There's been a lot of criticism about Golang recently because it doesn't have support for generics. What exactly does that mean? How would you explain that to someone coming from a dynamically typed language like Ruby where this isn't a familiar concept?
In a dynamically typed language, you don't care what type of list it is, just that it's a list. However, in a statically typed language, you do care what type of list it is because the type is "a list of A" where "A" is some type. That is, a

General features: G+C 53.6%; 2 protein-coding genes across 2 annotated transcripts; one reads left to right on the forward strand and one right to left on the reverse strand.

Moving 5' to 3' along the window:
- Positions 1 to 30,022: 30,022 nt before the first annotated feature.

So when you speak of generics, calling some function of type
In Go, given the lack of generics and the ability to declare such a type contract, you have to write a function that operates on a list of int, a list of double, a list of string, etc. You can't just define things in a "generic" manner.
(here is just the start)
So that is why, if you want to retain the benefit of type system, you have to use some code generation, to generate the boileplate code for your specific type.